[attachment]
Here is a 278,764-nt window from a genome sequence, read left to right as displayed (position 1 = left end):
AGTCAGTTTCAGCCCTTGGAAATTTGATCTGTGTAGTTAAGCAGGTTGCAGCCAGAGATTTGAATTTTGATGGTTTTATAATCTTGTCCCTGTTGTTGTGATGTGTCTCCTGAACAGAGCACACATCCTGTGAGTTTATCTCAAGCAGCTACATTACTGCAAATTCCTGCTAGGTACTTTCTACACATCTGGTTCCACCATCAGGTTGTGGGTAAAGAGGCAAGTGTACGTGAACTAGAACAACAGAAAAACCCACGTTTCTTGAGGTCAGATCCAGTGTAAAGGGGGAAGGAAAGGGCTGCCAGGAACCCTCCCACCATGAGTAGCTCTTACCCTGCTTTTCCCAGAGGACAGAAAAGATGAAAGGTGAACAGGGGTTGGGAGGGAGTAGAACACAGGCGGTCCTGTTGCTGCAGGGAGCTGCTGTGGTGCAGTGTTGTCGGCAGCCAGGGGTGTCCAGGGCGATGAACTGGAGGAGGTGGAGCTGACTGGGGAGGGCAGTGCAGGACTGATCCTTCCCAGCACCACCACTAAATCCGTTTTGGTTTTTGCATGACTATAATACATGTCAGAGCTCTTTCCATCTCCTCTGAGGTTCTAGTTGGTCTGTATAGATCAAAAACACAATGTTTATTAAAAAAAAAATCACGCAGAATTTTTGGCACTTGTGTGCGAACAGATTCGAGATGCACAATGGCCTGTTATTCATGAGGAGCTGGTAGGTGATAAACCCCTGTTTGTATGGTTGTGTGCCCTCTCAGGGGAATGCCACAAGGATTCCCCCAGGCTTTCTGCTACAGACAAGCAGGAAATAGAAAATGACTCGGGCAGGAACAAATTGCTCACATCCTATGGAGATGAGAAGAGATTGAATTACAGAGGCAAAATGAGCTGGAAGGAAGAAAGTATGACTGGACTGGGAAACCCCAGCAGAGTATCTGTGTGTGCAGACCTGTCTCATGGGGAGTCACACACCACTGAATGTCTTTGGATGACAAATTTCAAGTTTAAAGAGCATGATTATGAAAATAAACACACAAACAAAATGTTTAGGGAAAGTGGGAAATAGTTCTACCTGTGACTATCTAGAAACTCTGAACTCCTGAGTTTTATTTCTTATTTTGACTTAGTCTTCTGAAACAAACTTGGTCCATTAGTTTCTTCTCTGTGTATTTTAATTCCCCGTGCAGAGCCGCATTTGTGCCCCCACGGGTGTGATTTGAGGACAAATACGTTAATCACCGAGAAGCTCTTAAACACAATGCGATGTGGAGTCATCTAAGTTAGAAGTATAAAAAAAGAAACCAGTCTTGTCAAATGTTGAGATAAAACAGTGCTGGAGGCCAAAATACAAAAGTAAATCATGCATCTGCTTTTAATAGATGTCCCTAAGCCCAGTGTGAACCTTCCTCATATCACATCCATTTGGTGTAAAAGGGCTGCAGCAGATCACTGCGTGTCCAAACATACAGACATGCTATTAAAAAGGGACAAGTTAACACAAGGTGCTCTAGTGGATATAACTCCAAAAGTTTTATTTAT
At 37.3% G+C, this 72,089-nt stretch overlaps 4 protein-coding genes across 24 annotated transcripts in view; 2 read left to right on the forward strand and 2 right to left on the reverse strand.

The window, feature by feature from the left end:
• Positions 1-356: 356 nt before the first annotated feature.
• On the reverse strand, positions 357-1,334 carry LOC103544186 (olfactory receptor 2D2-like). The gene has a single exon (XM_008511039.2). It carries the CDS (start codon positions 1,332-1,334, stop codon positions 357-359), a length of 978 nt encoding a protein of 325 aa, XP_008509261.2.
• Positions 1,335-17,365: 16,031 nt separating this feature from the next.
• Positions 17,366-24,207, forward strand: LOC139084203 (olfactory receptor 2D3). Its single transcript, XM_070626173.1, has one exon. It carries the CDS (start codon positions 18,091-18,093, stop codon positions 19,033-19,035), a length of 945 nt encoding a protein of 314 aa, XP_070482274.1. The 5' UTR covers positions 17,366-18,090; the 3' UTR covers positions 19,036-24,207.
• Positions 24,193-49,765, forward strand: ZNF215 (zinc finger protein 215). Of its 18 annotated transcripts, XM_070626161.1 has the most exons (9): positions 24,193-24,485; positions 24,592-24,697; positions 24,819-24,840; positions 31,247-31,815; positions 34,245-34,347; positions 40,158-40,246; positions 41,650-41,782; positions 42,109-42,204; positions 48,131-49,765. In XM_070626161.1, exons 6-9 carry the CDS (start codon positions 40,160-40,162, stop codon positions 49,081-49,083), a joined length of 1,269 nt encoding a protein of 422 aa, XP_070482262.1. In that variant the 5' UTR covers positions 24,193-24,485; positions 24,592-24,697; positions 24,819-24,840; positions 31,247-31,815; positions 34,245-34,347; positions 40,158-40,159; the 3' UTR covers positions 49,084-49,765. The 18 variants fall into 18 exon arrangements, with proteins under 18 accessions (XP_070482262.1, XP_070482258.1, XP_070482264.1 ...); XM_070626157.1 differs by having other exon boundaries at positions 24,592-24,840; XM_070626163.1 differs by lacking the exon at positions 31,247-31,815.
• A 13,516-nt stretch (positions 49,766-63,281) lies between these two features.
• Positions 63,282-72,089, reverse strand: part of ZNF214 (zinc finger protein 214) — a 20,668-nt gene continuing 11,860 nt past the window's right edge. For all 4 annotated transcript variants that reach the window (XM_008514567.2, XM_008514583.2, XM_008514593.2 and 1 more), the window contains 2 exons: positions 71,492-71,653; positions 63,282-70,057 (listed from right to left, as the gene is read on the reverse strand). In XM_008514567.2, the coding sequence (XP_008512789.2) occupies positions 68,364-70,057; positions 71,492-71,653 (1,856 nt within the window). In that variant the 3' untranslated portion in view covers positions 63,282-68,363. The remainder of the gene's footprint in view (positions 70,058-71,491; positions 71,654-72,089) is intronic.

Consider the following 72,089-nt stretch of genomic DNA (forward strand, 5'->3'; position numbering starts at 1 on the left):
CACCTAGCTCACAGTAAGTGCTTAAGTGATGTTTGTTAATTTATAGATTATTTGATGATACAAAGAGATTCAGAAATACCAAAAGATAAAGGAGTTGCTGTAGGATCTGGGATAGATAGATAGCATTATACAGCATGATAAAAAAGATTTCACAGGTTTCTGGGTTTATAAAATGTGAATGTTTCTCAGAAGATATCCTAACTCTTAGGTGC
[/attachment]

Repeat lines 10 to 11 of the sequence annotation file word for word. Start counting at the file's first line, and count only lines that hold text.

• A 13,516-nt stretch (positions 49,766-63,281) lies between these two features.
• Positions 63,282-72,089, reverse strand: part of ZNF214 (zinc finger protein 214) — a 20,668-nt gene continuing 11,860 nt past the window's right edge. For all 4 annotated transcript variants that reach the window (XM_008514567.2, XM_008514583.2, XM_008514593.2 and 1 more), the window contains 2 exons: positions 71,492-71,653; positions 63,282-70,057 (listed from right to left, as the gene is read on the reverse strand). In XM_008514567.2, the coding sequence (XP_008512789.2) occupies positions 68,364-70,057; positions 71,492-71,653 (1,856 nt within the window). In that variant the 3' untranslated portion in view covers positions 63,282-68,363. The remainder of the gene's footprint in view (positions 70,058-71,491; positions 71,654-72,089) is intronic.